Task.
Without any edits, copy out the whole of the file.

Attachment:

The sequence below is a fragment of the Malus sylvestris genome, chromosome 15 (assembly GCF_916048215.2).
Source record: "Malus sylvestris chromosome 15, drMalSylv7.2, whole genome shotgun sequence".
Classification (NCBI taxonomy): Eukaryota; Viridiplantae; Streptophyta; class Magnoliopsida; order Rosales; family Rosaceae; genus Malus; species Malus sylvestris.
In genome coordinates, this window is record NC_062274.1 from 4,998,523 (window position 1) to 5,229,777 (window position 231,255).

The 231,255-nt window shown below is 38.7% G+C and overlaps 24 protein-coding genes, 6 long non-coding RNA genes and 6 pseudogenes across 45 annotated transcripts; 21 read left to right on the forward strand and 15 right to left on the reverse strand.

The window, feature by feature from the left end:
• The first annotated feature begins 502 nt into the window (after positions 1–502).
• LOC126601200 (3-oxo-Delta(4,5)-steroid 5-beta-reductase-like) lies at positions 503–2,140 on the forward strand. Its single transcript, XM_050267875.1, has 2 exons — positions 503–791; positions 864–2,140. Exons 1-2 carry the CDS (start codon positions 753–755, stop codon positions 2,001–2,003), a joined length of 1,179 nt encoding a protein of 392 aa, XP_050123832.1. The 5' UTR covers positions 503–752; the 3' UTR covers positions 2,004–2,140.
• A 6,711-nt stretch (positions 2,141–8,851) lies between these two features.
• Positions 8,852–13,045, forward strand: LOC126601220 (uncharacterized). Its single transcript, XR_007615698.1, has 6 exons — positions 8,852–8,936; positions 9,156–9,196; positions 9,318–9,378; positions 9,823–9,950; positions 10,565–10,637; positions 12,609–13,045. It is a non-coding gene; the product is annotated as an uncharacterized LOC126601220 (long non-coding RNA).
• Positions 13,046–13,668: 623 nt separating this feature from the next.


The sequence below is a fragment of the Malus sylvestris genome, chromosome 15 (assembly GCF_916048215.2).
Source record: "Malus sylvestris chromosome 15, drMalSylv7.2, whole genome shotgun sequence".
Classification (NCBI taxonomy): Eukaryota; Viridiplantae; Streptophyta; class Magnoliopsida; order Rosales; family Rosaceae; genus Malus; species Malus sylvestris.
In genome coordinates, this window is record NC_062274.1 from 4,998,523 (window position 1) to 5,229,777 (window position 231,255).

The 231,255-nt window shown below is 38.7% G+C and overlaps 24 protein-coding genes, 6 long non-coding RNA genes and 6 pseudogenes across 45 annotated transcripts; 21 read left to right on the forward strand and 15 right to left on the reverse strand.

The window, feature by feature from the left end:
• The first annotated feature begins 502 nt into the window (after positions 1–502).
• LOC126601200 (3-oxo-Delta(4,5)-steroid 5-beta-reductase-like) lies at positions 503–2,140 on the forward strand. Its single transcript, XM_050267875.1, has 2 exons — positions 503–791; positions 864–2,140. Exons 1-2 carry the CDS (start codon positions 753–755, stop codon positions 2,001–2,003), a joined length of 1,179 nt encoding a protein of 392 aa, XP_050123832.1. The 5' UTR covers positions 503–752; the 3' UTR covers positions 2,004–2,140.
• A 6,711-nt stretch (positions 2,141–8,851) lies between these two features.
• Positions 8,852–13,045, forward strand: LOC126601220 (uncharacterized). Its single transcript, XR_007615698.1, has 6 exons — positions 8,852–8,936; positions 9,156–9,196; positions 9,318–9,378; positions 9,823–9,950; positions 10,565–10,637; positions 12,609–13,045. It is a non-coding gene; the product is annotated as an uncharacterized LOC126601220 (long non-coding RNA).
• Positions 13,046–13,668: 623 nt separating this feature from the next.